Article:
This article originally appeared on The Aviationist. Follow @theaviationist on Twitter.
On Jan. 23, 2019, Lopez told the court he met Guzman at Puente Grande in 1999. He said he resigned in late 2000, deciding to leave when the government launched a corruption probe at the prison. Guzman contacted him soon after, Lopez said, seeking help to maintain the privileges he had gotten through bribery and other inducements.
It long been suspected that Lopez aided the escape, and it is widely believed that Guzman was snuck out in a laundry cart, though others dispute that account. On the stand, Lopez denied involvement in the January 2001 escape but said a laundry cart was involved.
Senior “Chapo” Guzman lieutenant Damaso Lopez arrested in Mexico
Guzman “told me the only person responsible for that escape had been Chito, who was employed in the laundry,” Lopez testified, according to Vice reporter Keegan Hamilton.
Chito, a laundry room worker at the prison, “had taken [Guzman] inside a laundry cart that was picking up dirty laundry and transported him to the parking lot … he put him in the trunk of his car,” Lopez said.
Lopez said that Guzman revealed more about the escape months later, in the mountains of Nayarit, a state near Sinaloa in northwest Mexico.
“He told me that really the plan for his escape was spontaneous,” Lopez testified, according to Hamilton. “This was because some of his friends in the federal government had notified him that an extradition order had been issued.”
After that, Guzman offered Lopez a job, and over the next decade and a half Lopez became deeply involved in the cartel’s operations — including efforts to spring Guzman from prison in 2015.
Lopez said he met with Guzman’s wife, Emma Coronel Aispuro, and his sons in mid-2014, just a few months after Guzman was recaptured.
During that meeting, he said, they discussed buying land near the high-security Altiplano federal penitentiary, west of the capital in Mexico state, where Guzman was held and that Coronel told Lopez that Guzman had asked for him to buy weapons and an armored vehicle to use in the breakout.
Emma Coronel Aispuro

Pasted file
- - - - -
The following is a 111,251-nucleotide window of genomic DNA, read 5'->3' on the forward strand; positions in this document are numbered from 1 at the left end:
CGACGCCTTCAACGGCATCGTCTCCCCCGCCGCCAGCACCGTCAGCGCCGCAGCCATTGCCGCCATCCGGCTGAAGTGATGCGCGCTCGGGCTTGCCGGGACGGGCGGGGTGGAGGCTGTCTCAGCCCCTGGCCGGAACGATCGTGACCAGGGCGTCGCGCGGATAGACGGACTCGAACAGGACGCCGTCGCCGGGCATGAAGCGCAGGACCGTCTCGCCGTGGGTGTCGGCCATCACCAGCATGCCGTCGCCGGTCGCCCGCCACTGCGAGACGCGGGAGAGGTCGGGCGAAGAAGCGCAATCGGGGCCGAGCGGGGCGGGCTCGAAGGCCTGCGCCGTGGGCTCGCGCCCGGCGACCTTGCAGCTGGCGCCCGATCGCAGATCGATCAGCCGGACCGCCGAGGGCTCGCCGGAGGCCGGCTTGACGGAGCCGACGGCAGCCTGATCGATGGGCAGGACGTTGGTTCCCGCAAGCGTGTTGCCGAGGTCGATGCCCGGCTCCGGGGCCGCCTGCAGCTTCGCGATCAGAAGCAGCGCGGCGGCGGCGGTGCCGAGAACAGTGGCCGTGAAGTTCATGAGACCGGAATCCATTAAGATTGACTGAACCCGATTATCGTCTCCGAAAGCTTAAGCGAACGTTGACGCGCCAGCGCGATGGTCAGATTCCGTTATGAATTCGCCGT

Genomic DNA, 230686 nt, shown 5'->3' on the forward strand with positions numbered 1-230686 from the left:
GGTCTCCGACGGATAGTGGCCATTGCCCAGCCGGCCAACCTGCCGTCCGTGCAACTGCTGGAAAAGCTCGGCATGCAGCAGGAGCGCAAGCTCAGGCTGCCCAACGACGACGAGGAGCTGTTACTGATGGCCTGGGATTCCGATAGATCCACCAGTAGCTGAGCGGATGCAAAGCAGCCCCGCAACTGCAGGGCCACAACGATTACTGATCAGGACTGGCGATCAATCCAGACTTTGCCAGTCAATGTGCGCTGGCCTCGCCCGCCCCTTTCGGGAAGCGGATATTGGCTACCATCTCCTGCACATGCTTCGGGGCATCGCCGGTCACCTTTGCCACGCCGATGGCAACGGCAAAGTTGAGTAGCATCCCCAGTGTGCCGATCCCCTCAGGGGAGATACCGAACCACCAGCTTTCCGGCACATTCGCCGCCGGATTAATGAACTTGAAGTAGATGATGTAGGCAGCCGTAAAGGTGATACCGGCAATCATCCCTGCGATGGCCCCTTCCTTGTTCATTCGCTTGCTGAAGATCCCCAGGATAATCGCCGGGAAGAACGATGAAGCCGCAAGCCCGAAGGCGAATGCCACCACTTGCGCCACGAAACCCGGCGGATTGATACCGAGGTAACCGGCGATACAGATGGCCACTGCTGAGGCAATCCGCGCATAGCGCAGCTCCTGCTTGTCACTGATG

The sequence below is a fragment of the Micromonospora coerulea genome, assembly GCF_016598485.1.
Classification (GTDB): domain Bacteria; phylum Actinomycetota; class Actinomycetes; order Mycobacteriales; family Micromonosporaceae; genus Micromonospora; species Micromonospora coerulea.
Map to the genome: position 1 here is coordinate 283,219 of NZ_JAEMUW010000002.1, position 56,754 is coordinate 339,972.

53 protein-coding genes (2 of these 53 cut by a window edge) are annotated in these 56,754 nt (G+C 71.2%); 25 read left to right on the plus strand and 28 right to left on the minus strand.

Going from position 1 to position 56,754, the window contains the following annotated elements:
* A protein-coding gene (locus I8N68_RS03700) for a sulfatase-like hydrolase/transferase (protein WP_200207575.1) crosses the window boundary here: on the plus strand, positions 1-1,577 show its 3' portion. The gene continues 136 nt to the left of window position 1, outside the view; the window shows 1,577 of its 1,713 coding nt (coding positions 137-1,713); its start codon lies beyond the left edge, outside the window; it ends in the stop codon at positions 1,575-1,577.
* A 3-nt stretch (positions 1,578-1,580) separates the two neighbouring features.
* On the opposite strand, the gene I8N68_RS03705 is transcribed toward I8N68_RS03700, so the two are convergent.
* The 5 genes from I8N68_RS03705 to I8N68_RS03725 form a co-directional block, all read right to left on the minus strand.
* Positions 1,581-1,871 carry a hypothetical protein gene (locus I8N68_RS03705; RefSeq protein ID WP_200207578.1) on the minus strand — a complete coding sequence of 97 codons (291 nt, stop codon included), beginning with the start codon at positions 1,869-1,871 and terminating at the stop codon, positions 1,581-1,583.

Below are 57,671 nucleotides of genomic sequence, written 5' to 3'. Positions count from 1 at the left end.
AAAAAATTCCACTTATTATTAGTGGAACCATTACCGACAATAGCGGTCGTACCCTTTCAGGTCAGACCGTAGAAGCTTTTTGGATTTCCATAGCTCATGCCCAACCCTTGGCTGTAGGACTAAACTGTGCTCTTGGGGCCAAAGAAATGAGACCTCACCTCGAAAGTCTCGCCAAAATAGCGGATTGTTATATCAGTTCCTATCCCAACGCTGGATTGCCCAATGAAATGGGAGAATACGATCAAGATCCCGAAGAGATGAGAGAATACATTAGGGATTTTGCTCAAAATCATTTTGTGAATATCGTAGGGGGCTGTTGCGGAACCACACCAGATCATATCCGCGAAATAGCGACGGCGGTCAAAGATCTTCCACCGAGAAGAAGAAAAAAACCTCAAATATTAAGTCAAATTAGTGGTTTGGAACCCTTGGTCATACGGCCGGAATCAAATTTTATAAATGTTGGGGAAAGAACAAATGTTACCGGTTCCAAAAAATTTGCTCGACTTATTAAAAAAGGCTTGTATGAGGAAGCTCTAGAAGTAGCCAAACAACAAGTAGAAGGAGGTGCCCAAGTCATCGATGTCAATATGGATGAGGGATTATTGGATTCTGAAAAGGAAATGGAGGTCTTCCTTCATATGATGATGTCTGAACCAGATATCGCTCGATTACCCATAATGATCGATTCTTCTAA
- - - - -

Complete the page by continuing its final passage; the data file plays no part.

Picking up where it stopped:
It took months to dig a mile-long tunnel under the prison, and Guzman could reportedly hear the excavation in his cell — so loud that other inmates complained. (Footage from Guzman’s cell the night of the escape also picked up sounds of his henchmen smashing through the floor of his shower.)
During that time, Coronel was a major player in the plot, Lopez said, carrying messages to and from Guzman.
Coronel has never been charged with a crime, but her role as intermediary for Guzman and his associates during the 2015 escape may explain the tight restrictions the US has put on her contact with her husband while he’s been in US custody. In November 2018, as the trial was starting, the judge in the case denied a request to allow Guzman to hug her.
The audacious escape through a mile-long, ventilated tunnel on a motorcycle rigged on rails garnered international attention. Lopez added more detail to the account, saying that one of Coronel’s brothers was driving the motorcycle, which had been towed through the tunnel.
Lopez said that, like the 2001 escape, his involvement was limited. “I never knew, not even about one shovel of earth that was removed there,” he said. “His sons were doing that.”
In early 2016, Mexican newspaper Reforma reported that Mexican officials allowed a private company to connect a geolocation-monitoring bracelet to Guzman while he was at Altiplano, but Reforma was unable to find definitive answers about who authorized the device, rising concern it was part of the kingpin’s escape plan.
“Some high officials in the federal government consider that, because of the grade of precision in the digging and the excavation,” Reforma reported at the time, “the tunnel through which ‘El Chapo’ escaped could not have been constructed without the help of geolocation device.”
President Enrique Peña Nieto, accompanied by Cabinet members, holds a press conference in the Palacio Nacional announcing the capture of Joaquín Guzmán.
Lopez said the excavation was in fact aided by a GPS watch smuggled into the prison for Guzman to wear. (A Mexican official who talked to Guzman after he was recaptured in 2016 said Guzman told investigators that his henchmen dug two tunnels under the prison, the second coming after they arrived at the wrong cell.)
Guzman remained on the run for 13 years after his 2001 jailbreak, but his freedom after the second escape was short-lived. Mexican authorities caught up with him in northwest Sinaloa state in January 2016.
After his capture he was returned to Altiplano, which holds many high-profile criminals. While there, Guzman sent a message through his wife that he wanted to mount an escape again, Lopez said. To carry that out, Lopez said the Sinaloa cartel paid a million bribe to the head of Mexico’s prison system.